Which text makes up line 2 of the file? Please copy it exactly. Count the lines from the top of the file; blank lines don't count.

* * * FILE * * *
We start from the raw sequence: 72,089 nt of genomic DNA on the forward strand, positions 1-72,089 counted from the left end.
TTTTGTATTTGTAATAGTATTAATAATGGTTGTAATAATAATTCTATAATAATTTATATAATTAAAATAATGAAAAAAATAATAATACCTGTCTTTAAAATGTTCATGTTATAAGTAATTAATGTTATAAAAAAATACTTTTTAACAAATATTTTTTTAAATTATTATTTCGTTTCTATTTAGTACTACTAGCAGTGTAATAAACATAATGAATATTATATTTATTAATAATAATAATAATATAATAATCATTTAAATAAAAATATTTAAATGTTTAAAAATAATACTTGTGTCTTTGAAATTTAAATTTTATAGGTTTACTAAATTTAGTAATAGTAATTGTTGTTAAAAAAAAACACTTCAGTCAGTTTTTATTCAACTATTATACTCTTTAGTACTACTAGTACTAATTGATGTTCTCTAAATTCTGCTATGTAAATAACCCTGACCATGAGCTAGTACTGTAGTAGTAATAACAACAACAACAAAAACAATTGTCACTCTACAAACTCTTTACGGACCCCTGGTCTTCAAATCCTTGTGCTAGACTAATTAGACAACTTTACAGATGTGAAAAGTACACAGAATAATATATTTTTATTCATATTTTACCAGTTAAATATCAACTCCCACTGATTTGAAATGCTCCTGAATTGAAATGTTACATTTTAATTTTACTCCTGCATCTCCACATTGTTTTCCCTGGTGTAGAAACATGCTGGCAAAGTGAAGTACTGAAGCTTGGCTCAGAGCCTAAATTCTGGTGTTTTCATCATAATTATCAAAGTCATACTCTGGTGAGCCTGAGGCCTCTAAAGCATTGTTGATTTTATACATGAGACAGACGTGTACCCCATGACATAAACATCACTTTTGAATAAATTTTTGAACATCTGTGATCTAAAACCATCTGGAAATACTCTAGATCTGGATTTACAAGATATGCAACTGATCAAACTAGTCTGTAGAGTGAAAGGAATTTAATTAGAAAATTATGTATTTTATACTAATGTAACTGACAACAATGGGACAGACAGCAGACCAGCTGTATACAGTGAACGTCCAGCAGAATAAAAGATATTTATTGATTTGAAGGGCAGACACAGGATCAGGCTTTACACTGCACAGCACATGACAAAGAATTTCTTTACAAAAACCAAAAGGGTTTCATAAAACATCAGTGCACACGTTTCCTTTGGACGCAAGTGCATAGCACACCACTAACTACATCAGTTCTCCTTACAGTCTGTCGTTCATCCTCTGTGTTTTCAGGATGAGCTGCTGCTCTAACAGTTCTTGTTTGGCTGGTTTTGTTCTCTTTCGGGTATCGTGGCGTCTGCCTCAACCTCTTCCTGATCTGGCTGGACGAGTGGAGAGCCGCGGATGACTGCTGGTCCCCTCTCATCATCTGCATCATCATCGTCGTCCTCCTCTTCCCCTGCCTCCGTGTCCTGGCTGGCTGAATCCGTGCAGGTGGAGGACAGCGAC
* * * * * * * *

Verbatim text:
TTTTGTATTTGTAATAGTATTAATAATGGTTGTAATAATAATTCTATAATAATTTATATAATTAAAATAATGAAAAAAATAATAATACCTGTCTTTAAAATGTTCATGTTATAAGTAATTAATGTTATAAAAAAATACTTTTTAACAAATATTTTTTTAAATTATTATTTCGTTTCTATTTAGTACTACTAGCAGTGTAATAAACATAATGAATATTATATTTATTAATAATAATAATAATATAATAATCATTTAAATAAAAATATTTAAATGTTTAAAAATAATACTTGTGTCTTTGAAATTTAAATTTTATAGGTTTACTAAATTTAGTAATAGTAATTGTTGTTAAAAAAAAACACTTCAGTCAGTTTTTATTCAACTATTATACTCTTTAGTACTACTAGTACTAATTGATGTTCTCTAAATTCTGCTATGTAAATAACCCTGACCATGAGCTAGTACTGTAGTAGTAATAACAACAACAACAAAAACAATTGTCACTCTACAAACTCTTTACGGACCCCTGGTCTTCAAATCCTTGTGCTAGACTAATTAGACAACTTTACAGATGTGAAAAGTACACAGAATAATATATTTTTATTCATATTTTACCAGTTAAATATCAACTCCCACTGATTTGAAATGCTCCTGAATTGAAATGTTACATTTTAATTTTACTCCTGCATCTCCACATTGTTTTCCCTGGTGTAGAAACATGCTGGCAAAGTGAAGTACTGAAGCTTGGCTCAGAGCCTAAATTCTGGTGTTTTCATCATAATTATCAAAGTCATACTCTGGTGAGCCTGAGGCCTCTAAAGCATTGTTGATTTTATACATGAGACAGACGTGTACCCCATGACATAAACATCACTTTTGAATAAATTTTTGAACATCTGTGATCTAAAACCATCTGGAAATACTCTAGATCTGGATTTACAAGATATGCAACTGATCAAACTAGTCTGTAGAGTGAAAGGAATTTAATTAGAAAATTATGTATTTTATACTAATGTAACTGACAACAATGGGACAGACAGCAGACCAGCTGTATACAGTGAACGTCCAGCAGAATAAAAGATATTTATTGATTTGAAGGGCAGACACAGGATCAGGCTTTACACTGCACAGCACATGACAAAGAATTTCTTTACAAAAACCAAAAGGGTTTCATAAAACATCAGTGCACACGTTTCCTTTGGACGCAAGTGCATAGCACACCACTAACTACATCAGTTCTCCTTACAGTCTGTCGTTCATCCTCTGTGTTTTCAGGATGAGCTGCTGCTCTAACAGTTCTTGTTTGGCTGGTTTTGTTCTCTTTCGGGTATCGTGGCGTCTGCCTCAACCTCTTCCTGATCTGGCTGGACGAGTGGAGAGCCGCGGATGACTGCTGGTCCCCTCTCATCATCTGCATCATCATCGTCGTCCTCCTCTTCCCCTGCCTCCGTGTCCTGGCTGGCTGAATCCGTGCAGGTGGAGGACAGCGAC